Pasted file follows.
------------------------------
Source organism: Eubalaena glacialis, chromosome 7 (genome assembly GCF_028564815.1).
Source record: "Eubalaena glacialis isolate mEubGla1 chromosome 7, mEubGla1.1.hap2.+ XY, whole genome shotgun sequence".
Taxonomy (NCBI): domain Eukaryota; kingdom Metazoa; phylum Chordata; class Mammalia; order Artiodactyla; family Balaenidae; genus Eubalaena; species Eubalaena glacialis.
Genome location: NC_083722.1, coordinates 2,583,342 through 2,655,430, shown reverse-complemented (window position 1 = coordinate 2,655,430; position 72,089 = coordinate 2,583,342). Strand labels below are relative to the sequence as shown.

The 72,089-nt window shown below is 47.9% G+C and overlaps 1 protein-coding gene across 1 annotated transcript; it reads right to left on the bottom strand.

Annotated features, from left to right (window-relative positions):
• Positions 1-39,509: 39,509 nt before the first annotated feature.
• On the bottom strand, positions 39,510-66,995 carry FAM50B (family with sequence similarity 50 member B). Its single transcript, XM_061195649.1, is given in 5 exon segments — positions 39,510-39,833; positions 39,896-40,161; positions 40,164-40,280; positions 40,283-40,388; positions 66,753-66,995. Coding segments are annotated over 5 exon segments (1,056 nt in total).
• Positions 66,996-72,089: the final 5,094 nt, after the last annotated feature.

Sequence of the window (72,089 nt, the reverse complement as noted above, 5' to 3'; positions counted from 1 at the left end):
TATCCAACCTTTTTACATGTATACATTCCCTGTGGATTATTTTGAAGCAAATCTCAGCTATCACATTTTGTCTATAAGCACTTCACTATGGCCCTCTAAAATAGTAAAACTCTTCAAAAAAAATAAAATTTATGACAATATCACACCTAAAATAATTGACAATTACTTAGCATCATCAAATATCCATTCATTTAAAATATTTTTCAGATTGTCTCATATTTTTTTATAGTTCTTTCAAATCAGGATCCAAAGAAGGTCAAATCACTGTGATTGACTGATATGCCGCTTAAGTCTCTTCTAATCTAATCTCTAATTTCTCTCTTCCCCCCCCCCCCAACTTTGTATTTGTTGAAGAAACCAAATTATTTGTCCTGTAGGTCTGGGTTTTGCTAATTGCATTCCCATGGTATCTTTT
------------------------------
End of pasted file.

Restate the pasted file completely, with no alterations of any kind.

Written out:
Source organism: Eubalaena glacialis, chromosome 7 (genome assembly GCF_028564815.1).
Source record: "Eubalaena glacialis isolate mEubGla1 chromosome 7, mEubGla1.1.hap2.+ XY, whole genome shotgun sequence".
Taxonomy (NCBI): domain Eukaryota; kingdom Metazoa; phylum Chordata; class Mammalia; order Artiodactyla; family Balaenidae; genus Eubalaena; species Eubalaena glacialis.
Genome location: NC_083722.1, coordinates 2,583,342 through 2,655,430, shown reverse-complemented (window position 1 = coordinate 2,655,430; position 72,089 = coordinate 2,583,342). Strand labels below are relative to the sequence as shown.

The 72,089-nt window shown below is 47.9% G+C and overlaps 1 protein-coding gene across 1 annotated transcript; it reads right to left on the bottom strand.

Annotated features, from left to right (window-relative positions):
• Positions 1-39,509: 39,509 nt before the first annotated feature.
• On the bottom strand, positions 39,510-66,995 carry FAM50B (family with sequence similarity 50 member B). Its single transcript, XM_061195649.1, is given in 5 exon segments — positions 39,510-39,833; positions 39,896-40,161; positions 40,164-40,280; positions 40,283-40,388; positions 66,753-66,995. Coding segments are annotated over 5 exon segments (1,056 nt in total).
• Positions 66,996-72,089: the final 5,094 nt, after the last annotated feature.

Sequence of the window (72,089 nt, the reverse complement as noted above, 5' to 3'; positions counted from 1 at the left end):
TATCCAACCTTTTTACATGTATACATTCCCTGTGGATTATTTTGAAGCAAATCTCAGCTATCACATTTTGTCTATAAGCACTTCACTATGGCCCTCTAAAATAGTAAAACTCTTCAAAAAAAATAAAATTTATGACAATATCACACCTAAAATAATTGACAATTACTTAGCATCATCAAATATCCATTCATTTAAAATATTTTTCAGATTGTCTCATATTTTTTTATAGTTCTTTCAAATCAGGATCCAAAGAAGGTCAAATCACTGTGATTGACTGATATGCCGCTTAAGTCTCTTCTAATCTAATCTCTAATTTCTCTCTTCCCCCCCCCCCCAACTTTGTATTTGTTGAAGAAACCAAATTATTTGTCCTGTAGGTCTGGGTTTTGCTAATTGCATTCCCATGGTATCTTTT